Asha de Vos says the moment that launched her career was a floating pile of whale excrement off the coast of Sri Lanka.
“That was my eureka moment,” she recalls. “I realized that these whales had figured out how to feed in these warm waters … a place that we believed they couldn't feed in, that wasn't productive enough, that didn't support them. And that was kind of where everything began.”
“Everything” turned out to be a lot in de Vos’ case. She eventually became a marine biologist, ocean educator, and TED Senior Fellow. As a child, she pored over issues of National Geographic and imagined the ocean as a magical kingdom. She was intrigued by its mysteries. She'd lay under the blue whale skeleton in the National Museum of Sri Lanka, puzzled by the massive creature overhead.
Now de Vos is considered a pioneer of blue whale research. Only a small part of the world’s oceans have been thoroughly explored, and amid these vast waters roam as many as 15,000 blue whales, the largest creatures ever to live on the planet.
De Vos’ path was not easy. She encountered many who disapproved of a woman entering what was considered a man’s field. “I was always too young and too female,” she recalls.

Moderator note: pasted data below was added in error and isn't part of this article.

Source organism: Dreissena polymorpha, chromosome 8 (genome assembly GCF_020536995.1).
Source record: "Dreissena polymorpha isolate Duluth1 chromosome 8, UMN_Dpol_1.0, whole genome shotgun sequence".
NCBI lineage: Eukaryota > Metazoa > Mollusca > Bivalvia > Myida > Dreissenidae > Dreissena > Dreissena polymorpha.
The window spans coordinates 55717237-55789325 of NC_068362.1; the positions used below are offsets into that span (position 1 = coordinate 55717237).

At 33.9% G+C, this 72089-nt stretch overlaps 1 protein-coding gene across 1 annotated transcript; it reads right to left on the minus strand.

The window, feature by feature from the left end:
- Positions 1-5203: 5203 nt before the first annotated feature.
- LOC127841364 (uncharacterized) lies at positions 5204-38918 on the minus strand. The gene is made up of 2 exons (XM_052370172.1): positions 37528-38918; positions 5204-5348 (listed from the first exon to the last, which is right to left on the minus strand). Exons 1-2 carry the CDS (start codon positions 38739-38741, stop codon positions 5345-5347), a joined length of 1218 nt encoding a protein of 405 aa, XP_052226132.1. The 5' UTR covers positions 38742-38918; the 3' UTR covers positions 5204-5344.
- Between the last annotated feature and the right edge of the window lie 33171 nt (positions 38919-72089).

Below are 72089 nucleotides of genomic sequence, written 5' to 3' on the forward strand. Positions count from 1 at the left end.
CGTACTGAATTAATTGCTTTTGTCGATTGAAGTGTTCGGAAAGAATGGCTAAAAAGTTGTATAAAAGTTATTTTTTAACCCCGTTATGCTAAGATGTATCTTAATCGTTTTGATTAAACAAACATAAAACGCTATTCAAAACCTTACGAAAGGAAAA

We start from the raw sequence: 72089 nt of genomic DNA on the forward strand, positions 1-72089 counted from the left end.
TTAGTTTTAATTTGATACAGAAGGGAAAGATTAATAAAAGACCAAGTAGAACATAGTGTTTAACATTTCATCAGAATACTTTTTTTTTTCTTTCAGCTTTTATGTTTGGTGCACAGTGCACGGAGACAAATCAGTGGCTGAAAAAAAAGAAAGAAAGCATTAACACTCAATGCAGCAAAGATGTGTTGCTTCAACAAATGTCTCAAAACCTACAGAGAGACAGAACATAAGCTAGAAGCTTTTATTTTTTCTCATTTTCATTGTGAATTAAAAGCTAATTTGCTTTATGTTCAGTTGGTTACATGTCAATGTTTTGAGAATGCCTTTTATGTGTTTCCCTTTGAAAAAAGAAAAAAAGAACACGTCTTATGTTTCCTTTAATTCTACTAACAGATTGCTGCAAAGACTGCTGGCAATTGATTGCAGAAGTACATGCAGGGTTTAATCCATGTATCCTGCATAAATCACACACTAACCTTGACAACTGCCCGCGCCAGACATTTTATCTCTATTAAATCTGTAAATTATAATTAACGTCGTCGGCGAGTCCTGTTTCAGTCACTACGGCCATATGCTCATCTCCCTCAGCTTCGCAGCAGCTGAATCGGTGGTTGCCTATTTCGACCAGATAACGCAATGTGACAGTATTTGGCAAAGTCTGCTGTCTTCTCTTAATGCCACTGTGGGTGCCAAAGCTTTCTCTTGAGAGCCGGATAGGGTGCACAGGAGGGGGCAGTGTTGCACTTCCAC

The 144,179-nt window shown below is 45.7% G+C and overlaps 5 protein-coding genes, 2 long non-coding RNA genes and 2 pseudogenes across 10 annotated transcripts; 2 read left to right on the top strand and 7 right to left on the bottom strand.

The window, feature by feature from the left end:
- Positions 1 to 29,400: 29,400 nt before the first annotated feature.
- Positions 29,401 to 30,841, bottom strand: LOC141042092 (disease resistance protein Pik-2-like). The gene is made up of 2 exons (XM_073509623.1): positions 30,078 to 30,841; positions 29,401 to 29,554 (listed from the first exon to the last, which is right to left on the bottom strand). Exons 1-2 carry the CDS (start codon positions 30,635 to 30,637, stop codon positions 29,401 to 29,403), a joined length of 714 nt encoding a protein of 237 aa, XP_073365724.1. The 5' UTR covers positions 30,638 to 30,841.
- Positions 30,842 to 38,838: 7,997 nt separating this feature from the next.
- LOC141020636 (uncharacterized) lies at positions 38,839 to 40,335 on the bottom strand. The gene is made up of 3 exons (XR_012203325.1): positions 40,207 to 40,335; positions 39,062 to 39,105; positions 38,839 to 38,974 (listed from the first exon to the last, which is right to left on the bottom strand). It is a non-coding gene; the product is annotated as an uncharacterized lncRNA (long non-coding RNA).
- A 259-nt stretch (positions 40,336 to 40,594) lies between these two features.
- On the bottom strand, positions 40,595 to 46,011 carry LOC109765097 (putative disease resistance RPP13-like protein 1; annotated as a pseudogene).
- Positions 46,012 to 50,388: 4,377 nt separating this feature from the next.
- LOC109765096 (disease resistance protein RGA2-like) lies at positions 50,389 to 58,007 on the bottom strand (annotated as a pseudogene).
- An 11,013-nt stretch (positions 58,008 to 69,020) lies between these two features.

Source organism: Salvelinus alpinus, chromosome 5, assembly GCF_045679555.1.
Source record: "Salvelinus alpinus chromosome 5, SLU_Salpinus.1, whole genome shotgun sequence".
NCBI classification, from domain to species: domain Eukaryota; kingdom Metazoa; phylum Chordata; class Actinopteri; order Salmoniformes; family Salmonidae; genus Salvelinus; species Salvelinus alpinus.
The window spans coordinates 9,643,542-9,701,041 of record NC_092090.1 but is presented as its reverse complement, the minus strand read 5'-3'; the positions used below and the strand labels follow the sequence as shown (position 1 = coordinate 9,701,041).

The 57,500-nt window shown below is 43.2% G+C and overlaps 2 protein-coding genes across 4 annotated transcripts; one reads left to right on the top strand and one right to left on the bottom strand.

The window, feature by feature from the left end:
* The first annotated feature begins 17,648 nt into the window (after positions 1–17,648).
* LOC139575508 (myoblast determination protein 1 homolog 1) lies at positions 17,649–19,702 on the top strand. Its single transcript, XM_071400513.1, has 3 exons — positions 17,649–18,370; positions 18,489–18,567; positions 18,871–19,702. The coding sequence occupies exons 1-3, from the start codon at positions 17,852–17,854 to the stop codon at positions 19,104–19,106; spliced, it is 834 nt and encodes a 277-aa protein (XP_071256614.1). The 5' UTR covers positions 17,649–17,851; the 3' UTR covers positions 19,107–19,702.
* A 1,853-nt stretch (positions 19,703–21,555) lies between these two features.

Sri Lanka also offered few academic opportunities in the field of marine conservation. It may be hard to believe that the beautiful tropical island in the middle of the Indian Ocean would lack programs focused on ocean research. But when she said she wanted to be a marine biologist, people would ask, “What are you going to do with that?” She replied: “I’ll carve my own niche.”
In that spirit, de Vos left her homeland to undertake a marine and environmental biology degree at St. Andrews in Scotland. Degrees from Oxford and the University of Western Australia followed, and she was distinguished as the first Sri Lankan with a Ph.D. in marine mammal research. But she hopes to change all of this.
“Hopefully,” she says, “through my life and my career and my work, I can change that narrative so that people who come after me won’t have to feel like they don’t belong in the field.”
These days, what keeps de Vos going is the question that many in the field are also facing: how do we coexist with the rest of Earth’s species?
“We're all interconnected,” de Vos says. “It's like a spider's web. If you tap one end, the whole thing starts to shake. And that's exactly what our life is like. We're so interconnected. Every species, every plant, every piece of soil or grass.”
Her lasting concern is that we’ve forgotten a fundamental truth about our role on this planet: “We forget that nature doesn't need us. We need nature.”